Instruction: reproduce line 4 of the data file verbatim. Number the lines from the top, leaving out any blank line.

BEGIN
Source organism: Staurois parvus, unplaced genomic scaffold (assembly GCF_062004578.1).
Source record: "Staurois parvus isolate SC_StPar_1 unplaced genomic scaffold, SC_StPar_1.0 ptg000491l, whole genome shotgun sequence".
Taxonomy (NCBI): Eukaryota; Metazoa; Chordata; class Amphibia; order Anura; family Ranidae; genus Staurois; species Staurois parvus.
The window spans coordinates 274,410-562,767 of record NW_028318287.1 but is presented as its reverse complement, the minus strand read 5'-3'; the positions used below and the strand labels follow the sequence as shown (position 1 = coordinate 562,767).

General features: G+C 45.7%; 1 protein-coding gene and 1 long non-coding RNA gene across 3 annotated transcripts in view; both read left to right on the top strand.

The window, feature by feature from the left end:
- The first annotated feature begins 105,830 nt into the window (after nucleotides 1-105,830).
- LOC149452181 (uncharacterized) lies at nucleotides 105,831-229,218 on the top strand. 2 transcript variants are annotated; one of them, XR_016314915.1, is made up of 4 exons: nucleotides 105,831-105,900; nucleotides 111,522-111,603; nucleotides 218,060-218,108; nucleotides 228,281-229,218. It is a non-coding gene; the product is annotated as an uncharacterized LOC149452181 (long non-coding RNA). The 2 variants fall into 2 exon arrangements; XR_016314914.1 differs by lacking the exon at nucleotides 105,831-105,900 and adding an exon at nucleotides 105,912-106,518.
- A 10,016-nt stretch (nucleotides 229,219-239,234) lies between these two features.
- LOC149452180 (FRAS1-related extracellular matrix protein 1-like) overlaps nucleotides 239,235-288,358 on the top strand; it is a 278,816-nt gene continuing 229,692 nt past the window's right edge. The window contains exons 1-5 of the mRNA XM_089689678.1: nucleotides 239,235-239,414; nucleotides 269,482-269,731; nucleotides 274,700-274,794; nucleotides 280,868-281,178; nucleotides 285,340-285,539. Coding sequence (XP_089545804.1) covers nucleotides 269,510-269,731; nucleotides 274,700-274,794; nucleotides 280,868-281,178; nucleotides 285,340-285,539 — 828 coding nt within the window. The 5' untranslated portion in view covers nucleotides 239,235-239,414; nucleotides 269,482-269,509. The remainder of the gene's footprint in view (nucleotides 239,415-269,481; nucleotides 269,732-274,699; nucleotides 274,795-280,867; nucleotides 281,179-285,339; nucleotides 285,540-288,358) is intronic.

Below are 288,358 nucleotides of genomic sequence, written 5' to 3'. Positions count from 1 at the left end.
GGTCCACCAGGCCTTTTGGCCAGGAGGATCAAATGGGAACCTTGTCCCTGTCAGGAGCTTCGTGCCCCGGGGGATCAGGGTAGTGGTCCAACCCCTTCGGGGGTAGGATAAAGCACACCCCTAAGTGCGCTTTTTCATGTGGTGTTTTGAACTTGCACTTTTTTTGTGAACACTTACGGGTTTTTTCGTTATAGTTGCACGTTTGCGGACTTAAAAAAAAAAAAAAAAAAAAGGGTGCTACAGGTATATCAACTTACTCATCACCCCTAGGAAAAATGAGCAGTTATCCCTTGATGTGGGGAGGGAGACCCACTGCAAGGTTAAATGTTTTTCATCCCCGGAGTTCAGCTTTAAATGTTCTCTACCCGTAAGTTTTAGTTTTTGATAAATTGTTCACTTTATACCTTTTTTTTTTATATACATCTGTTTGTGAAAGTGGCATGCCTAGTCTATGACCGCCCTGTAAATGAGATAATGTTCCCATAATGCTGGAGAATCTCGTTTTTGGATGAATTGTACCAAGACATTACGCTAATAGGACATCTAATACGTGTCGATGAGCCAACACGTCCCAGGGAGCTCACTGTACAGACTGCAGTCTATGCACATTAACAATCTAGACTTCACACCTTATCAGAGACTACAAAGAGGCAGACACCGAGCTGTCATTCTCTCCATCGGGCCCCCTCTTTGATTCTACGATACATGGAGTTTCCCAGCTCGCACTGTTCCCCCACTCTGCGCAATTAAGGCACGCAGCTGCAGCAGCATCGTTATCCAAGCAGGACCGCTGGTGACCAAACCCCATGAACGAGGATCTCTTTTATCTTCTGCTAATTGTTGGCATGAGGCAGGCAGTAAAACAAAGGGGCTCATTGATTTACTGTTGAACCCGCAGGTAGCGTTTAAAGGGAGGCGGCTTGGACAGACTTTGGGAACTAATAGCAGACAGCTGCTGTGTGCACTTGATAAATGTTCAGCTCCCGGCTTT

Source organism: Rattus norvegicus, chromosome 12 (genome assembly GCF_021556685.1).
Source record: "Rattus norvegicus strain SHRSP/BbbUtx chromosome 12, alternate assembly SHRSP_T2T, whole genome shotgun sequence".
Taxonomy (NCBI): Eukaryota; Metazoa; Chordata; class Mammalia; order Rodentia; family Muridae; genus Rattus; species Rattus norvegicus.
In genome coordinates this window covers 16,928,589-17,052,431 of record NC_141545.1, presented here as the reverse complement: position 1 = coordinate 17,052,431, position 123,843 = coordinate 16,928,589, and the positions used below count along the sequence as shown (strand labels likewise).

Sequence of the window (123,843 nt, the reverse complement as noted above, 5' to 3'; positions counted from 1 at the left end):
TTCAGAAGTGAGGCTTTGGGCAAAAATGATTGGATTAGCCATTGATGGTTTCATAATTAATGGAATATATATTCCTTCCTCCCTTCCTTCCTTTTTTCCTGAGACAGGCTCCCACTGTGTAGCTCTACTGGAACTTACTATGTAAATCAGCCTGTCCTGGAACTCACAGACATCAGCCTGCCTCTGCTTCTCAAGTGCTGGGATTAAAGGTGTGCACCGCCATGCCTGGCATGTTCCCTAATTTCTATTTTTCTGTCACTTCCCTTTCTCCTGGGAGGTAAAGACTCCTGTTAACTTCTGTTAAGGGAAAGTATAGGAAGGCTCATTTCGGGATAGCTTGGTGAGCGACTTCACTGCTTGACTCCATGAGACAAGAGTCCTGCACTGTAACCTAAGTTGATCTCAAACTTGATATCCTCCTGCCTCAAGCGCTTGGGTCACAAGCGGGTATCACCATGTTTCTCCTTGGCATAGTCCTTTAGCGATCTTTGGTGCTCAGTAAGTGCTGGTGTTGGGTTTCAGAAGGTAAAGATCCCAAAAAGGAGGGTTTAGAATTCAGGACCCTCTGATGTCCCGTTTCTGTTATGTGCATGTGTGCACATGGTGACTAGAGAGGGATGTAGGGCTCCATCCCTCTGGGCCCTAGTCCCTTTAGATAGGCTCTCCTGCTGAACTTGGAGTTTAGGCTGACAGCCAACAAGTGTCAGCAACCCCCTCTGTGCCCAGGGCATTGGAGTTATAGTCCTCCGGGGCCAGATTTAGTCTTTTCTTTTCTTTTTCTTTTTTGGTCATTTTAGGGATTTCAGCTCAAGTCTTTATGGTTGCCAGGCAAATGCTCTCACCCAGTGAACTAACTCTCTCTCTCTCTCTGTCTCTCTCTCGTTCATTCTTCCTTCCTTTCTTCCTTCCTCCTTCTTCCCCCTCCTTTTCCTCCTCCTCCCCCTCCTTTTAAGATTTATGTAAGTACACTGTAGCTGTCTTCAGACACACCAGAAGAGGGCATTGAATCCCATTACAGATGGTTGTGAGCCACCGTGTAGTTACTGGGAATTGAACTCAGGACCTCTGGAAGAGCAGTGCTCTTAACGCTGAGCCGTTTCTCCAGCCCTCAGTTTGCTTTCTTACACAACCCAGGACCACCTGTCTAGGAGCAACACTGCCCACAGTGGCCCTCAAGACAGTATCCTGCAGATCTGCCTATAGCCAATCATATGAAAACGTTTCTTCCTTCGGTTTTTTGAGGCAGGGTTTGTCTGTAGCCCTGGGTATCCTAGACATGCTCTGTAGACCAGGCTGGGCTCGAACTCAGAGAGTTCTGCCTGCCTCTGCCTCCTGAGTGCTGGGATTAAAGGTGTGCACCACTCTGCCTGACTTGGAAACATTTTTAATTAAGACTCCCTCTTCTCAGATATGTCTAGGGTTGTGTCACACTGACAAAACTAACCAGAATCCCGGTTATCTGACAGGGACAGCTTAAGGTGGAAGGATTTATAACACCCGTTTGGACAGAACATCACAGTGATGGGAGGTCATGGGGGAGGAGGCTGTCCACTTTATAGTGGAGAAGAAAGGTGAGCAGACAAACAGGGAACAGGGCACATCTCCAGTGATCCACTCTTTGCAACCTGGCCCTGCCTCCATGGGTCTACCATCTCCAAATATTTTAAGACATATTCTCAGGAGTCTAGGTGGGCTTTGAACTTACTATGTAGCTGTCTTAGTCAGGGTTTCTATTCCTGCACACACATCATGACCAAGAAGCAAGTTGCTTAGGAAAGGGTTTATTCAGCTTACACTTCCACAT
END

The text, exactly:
The window spans coordinates 274,410-562,767 of record NW_028318287.1 but is presented as its reverse complement, the minus strand read 5'-3'; the positions used below and the strand labels follow the sequence as shown (position 1 = coordinate 562,767).